Handheld Games for Santa's Naughty List
Lumps of coal are so 1920s. These days there are more than enough awful handheld games to give to bad little boys and girls...
When I was a kid, I was lucky if my parents bought me any sort of video game, even if it was edutainment. The highlight of my gaming life then when my mother finally agreeing to let me buy Megaman for the PC. Now, things have changed and parents see video games as a suitable choice for a holiday gift. But what kind of game to get little Jimmy and Betty Sue? Don't be one of those lame parents who buy their 5-12 year old kid educational software. They'll grow out of their LeapFrog toy before you even know it. Luckily, the DS has an extensive library with the perfect game for everyone, whether they deserve a gift this holiday or not. If your little Billy hasn't been the most behaved kid on the block, save that lump of coal for the furnace and get him a crappy game instead.
For the brat who won't finish his chores or homework: Bubble Bobble Revolution
Ah, those lovable dinosaurs and their bubble blowing antics. You may have remembered spending hours in your youth frantically blowing and popping bubbles to progress to the next level. While this game promises that, don't be fooled. Just look at the box art. Those are not the fun loving dinosaurs you remember from yesteryear, but evil incarnations of them. One of the best things about the original game was that you could see the whole screen at one time, but with this version, only a portion of the screen is seen and the rest must be scrolled to, which screws up the already lacking gameplay. Like chaining bubbles together? Well, the developers obviously didn't because that feature is gone. As if the sluggish controls aren't bad enough already, there's a game breaking bug that prevents the player from ever passing level 30. If you want little Billy to finish his homework instead of playing games, consider getting him this one. He'll be jumping at every opportunity to do long division and take out the trash as long as he doesn't have to keep playing this game.
For the kid who won't shut up about getting a pony: Horsez
So you can't afford five acres of land, a barn, and lots and lots of hay. You can still make little Mindy smile by bringing home Horsez. The 'z' at the end is for ZUPER! Young equestrians-to-be can get practice raising a pony, grooming him, and finding the perfect riding outfit. For those who want to take their horsez seriously, there are riding and jumping competitions to compete in. After your little darling tires of their horse, they can trade it to another friend over wifi. Playing this game is exactly like owning a horse, except you don't have to clean up any poop. As long as you convince your kid of that, it'll be the best present ever.
For the kid with cheap parents: Elf Bowling 1 & 2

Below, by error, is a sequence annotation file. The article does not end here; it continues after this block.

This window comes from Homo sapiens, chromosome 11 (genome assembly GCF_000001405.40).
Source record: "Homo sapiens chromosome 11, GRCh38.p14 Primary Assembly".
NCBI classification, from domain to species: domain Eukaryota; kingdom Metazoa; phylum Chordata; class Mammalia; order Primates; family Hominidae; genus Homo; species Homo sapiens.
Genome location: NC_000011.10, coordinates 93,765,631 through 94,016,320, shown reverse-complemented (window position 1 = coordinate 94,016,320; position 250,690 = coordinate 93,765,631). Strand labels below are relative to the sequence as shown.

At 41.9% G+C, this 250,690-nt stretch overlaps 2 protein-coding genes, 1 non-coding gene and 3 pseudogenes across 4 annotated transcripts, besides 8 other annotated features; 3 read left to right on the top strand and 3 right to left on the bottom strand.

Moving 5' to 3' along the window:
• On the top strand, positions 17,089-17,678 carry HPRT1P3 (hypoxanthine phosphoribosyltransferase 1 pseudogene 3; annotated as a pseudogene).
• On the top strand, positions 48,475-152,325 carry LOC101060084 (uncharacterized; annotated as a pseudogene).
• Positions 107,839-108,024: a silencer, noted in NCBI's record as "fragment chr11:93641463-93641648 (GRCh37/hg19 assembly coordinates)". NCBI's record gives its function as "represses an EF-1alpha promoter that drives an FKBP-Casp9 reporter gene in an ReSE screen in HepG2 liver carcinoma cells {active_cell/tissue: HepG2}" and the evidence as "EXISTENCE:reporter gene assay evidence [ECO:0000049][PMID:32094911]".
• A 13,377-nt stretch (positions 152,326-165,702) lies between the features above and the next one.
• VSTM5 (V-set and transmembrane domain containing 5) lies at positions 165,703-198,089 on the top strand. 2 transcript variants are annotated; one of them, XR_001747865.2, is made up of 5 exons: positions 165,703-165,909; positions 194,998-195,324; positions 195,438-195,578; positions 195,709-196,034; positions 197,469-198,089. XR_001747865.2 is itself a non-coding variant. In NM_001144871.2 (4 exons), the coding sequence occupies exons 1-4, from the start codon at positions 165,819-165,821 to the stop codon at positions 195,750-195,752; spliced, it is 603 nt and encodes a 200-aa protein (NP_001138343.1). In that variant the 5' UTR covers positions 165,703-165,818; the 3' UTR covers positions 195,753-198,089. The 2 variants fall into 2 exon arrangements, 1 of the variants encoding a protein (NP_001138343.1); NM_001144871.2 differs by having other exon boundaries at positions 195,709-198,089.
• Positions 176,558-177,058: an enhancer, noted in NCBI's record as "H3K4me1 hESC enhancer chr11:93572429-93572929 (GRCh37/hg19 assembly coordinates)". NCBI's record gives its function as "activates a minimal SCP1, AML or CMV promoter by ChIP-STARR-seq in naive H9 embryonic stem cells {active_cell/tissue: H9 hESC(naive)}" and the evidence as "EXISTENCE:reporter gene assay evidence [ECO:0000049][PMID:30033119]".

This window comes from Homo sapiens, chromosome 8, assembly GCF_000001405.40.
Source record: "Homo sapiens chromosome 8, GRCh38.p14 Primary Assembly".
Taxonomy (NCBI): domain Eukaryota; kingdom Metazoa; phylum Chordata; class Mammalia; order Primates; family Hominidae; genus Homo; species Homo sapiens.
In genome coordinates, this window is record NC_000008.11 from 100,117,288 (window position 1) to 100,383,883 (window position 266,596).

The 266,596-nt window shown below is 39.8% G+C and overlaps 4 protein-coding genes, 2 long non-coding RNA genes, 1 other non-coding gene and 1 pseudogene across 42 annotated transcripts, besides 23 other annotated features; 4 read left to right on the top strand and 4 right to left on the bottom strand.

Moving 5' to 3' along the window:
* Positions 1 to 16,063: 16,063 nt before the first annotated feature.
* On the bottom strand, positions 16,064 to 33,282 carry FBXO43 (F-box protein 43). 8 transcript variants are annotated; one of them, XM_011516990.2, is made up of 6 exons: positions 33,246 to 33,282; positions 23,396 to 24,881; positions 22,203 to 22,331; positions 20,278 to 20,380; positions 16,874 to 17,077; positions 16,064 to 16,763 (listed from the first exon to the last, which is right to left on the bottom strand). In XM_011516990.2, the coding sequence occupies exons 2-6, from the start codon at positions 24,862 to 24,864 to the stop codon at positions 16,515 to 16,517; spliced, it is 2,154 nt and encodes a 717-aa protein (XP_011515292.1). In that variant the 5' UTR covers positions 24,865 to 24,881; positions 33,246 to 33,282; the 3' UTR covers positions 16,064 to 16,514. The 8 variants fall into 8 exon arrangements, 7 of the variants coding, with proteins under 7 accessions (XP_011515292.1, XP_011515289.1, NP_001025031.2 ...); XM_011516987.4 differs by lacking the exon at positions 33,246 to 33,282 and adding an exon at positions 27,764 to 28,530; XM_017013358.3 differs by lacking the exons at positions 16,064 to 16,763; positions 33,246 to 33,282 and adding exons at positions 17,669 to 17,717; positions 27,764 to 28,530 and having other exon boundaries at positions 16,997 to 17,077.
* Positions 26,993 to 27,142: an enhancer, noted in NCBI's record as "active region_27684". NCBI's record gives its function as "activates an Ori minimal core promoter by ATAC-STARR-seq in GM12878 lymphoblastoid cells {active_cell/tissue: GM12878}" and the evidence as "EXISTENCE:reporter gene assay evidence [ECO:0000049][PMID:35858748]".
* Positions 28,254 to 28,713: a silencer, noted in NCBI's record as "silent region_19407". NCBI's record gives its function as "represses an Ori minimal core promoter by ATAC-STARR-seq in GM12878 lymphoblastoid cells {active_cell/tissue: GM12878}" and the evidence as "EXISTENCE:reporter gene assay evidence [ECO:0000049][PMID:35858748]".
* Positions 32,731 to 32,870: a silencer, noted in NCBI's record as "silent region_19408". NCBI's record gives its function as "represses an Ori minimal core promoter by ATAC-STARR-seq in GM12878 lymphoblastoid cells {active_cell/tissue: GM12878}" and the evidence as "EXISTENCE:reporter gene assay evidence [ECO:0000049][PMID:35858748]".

You blew away your holiday bonus on a PS3 and now you can't afford anything for your kid. Don't worry, there's always the bargain bin and where there's a bargain bin, there's Elf Bowling. Not just Elf Bowling, but Elf Bowling 1 & 2. It's like having two games in one! Naughty Elves who have been complaining about the sweatshop like conditions in the North Pole have been turned into bowling pins by the evil tyrannical Santa. In the first game, you get to knock the elves down with a bowling ball. In the second game, you get to knock the elves around as a shuffleboard puck. The fun just never stops. Even a simpleton can understand the controls: tap the screen or press the A button when the moving arrow is pointed to where you want the ball/puck to be hit. Be warned, the elves do give you earful and may say naughty things, but it's ok, your kid isn't going to play this game anyway.
For the kid who thinks Pokemon games are too hard: Pokemon Ranger
Maybe your kid isn't the sharpest crayon in the box and regular collectathon Pokemon games are too complex for him. You don't want him to feel left out on the playground when all his friends are talking about the Mewtwo they caught, do you? This is where Pokemon Ranger fits in. While the game is set in the same Pokemon universe other kids are familiar with, it lacks the complex RPG element of the usual games. Catching a pokemon is as simple as drawing a circle around it. Already captured pokemon can be brought into battle to help out with their special skills, but the game is really as simple as just drawing circles around the target pokemon. After leaving an area, all the captured pokemon are returned to the wild, teaching your kids about wildlife conservation at the same time!
For your pride and joy who actually behaved this year: Kirby Squeak Squad
If the bright colors of Kirby Squeak Squad don't shout, "Hey kids! Play me!" then the marshmallow pink protagonist definitely will. The story is simple: someone stole a delicious strawberry shortcake and it's Kirby's job to retrieve it. The feature of using enemies' powers has remained in this iteration and the controls are unchanged. There are new enemy abilities like digging and turning things into ice as well as old favorites. The touchscreen comes into play when you start to collect more abilities. Up to five abilities can be stored into bubbles and new abilities can be created by combining the bubbles. Replayability comes from exploring areas using different abilities, since certain abilities are needed to gain access to treasure off the beaten path. If you're looking for something to shut Little Emily Sue up during the ride to grandma's house, stick this in her DS, hand her a pair of headphones, and enjoy the blissfully silent ride.
Yes, with this handy guide, picking gifts for your kids will be as easy as deciding how much you like them. Just remember: while you do have to give your offspring something during the holidays, who said it has to be something good?